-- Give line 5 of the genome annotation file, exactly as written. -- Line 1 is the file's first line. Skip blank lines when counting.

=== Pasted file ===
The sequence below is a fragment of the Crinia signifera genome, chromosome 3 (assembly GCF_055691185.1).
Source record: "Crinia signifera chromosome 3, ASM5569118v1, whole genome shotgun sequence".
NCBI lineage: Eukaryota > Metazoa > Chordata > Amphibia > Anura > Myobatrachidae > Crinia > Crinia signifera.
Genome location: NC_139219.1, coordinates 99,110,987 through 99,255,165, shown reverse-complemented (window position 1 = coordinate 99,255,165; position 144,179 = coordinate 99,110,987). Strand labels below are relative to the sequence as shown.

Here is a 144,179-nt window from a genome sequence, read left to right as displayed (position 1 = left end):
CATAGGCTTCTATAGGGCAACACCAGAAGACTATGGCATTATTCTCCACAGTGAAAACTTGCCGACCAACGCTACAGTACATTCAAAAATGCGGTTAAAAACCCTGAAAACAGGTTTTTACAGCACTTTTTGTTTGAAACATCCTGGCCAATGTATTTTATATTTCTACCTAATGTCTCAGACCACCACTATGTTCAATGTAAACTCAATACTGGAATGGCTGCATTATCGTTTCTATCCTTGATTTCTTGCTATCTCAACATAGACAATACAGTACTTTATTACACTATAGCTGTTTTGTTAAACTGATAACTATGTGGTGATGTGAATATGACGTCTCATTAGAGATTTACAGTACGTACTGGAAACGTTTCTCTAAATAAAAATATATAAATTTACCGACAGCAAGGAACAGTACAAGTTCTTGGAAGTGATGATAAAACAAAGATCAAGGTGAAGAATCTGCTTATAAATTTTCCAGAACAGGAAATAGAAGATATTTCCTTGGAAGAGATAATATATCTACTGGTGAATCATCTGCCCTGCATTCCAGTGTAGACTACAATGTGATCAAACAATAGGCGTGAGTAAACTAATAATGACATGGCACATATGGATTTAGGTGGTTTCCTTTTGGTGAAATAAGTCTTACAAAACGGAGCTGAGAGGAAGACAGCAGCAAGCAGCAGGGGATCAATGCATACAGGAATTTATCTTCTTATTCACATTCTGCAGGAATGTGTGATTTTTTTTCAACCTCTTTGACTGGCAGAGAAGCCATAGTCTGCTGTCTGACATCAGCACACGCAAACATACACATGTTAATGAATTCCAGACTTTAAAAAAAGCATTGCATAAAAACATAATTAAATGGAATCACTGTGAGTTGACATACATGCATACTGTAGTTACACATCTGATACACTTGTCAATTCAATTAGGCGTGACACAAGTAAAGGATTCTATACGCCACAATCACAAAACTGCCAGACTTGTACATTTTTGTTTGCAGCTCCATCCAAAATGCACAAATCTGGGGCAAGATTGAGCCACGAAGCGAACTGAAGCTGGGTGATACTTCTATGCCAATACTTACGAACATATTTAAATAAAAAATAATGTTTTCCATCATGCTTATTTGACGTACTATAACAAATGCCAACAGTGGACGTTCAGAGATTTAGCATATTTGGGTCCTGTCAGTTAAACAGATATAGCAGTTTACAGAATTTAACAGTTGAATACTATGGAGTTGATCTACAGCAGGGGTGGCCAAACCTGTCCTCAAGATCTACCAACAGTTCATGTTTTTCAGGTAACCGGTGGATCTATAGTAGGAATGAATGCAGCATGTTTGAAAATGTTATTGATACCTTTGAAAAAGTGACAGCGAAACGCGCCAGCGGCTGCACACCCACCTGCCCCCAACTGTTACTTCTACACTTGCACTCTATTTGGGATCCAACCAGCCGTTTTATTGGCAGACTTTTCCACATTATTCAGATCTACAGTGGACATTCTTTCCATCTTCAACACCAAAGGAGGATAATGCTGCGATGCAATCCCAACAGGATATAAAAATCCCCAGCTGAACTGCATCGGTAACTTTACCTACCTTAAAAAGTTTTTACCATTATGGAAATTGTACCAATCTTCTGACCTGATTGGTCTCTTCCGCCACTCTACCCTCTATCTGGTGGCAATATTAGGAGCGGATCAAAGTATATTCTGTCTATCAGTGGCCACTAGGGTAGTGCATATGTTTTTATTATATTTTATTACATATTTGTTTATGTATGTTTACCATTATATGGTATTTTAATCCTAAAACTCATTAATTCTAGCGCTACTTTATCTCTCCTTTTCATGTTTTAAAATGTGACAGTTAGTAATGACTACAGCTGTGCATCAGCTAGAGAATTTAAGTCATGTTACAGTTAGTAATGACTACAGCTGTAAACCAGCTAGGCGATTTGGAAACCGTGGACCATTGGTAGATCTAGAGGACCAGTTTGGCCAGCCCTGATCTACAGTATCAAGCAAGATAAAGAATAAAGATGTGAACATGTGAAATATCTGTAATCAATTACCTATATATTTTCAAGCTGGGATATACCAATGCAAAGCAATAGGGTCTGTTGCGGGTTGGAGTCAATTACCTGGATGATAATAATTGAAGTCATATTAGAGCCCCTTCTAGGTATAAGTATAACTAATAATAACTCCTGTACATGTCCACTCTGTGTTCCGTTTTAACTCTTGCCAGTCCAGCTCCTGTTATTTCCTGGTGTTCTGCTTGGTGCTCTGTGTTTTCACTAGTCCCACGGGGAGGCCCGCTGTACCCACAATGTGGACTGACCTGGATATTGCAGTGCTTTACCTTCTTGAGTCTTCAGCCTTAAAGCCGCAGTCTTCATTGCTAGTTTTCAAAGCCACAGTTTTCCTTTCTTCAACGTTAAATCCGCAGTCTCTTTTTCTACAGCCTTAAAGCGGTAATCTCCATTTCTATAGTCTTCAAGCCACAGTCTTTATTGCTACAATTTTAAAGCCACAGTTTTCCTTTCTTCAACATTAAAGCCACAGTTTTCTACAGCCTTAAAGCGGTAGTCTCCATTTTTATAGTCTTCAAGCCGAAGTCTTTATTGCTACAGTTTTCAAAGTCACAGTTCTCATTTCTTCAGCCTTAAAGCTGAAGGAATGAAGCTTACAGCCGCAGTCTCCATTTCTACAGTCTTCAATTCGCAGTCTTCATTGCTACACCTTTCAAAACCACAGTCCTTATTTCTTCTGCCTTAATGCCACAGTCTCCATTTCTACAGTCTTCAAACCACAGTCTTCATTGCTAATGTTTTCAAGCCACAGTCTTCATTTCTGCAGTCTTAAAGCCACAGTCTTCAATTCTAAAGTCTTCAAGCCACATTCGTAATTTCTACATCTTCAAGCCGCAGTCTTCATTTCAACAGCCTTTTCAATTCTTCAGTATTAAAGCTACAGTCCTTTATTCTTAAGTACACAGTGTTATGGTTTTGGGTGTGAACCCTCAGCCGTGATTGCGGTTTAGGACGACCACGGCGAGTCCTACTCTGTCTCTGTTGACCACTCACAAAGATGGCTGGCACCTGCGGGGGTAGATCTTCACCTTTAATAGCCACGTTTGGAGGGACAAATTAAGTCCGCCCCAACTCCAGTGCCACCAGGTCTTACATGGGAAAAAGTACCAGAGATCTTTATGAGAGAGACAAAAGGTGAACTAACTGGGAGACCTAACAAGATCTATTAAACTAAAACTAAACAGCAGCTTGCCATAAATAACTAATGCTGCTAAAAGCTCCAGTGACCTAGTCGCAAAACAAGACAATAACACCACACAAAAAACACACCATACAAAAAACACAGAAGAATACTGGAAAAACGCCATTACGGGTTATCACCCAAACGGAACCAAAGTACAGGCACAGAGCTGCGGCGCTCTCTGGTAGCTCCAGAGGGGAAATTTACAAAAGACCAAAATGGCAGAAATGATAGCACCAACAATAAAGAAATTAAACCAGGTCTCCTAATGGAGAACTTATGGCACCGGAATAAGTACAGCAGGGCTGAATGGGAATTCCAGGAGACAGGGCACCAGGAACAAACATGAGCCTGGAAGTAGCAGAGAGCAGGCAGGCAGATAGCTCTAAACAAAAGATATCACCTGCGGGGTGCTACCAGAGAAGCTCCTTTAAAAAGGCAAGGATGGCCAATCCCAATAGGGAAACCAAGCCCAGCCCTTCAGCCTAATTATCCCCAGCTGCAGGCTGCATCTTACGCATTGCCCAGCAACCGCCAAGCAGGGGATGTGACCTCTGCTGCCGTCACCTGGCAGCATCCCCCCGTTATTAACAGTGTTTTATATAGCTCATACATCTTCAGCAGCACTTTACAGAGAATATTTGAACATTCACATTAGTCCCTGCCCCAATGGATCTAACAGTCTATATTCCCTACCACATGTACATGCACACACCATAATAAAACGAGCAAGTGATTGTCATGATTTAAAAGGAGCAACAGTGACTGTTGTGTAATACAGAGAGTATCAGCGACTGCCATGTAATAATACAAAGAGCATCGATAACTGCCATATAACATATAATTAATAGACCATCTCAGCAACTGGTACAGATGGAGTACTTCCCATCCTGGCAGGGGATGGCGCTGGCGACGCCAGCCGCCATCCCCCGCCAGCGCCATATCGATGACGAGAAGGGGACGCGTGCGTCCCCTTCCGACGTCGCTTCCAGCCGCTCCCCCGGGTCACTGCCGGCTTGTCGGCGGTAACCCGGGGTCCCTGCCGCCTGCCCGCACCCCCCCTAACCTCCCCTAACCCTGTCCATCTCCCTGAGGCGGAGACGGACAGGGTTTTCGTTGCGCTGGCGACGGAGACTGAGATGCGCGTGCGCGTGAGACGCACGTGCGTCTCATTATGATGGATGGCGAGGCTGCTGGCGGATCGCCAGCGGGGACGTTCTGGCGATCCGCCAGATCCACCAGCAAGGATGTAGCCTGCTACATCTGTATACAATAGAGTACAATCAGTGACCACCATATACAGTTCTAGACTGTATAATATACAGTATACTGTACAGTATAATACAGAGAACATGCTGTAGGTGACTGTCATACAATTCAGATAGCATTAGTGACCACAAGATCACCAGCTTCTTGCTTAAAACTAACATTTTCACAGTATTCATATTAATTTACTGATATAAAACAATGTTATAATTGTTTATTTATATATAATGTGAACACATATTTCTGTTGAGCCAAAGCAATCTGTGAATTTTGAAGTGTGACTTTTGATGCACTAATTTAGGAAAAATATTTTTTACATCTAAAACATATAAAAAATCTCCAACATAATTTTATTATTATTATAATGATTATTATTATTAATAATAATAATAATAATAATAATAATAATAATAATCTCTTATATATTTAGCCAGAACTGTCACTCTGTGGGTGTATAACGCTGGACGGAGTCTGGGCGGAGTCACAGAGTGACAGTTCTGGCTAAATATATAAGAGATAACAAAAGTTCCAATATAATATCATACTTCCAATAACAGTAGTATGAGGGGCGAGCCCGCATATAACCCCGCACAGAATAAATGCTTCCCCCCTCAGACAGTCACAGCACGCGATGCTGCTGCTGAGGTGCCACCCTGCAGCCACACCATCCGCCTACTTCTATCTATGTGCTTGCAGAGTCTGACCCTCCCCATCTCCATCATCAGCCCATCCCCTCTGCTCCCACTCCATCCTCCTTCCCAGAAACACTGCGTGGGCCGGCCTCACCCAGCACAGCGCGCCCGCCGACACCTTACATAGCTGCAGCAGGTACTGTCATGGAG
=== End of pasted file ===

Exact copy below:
Here is a 144,179-nt window from a genome sequence, read left to right as displayed (position 1 = left end):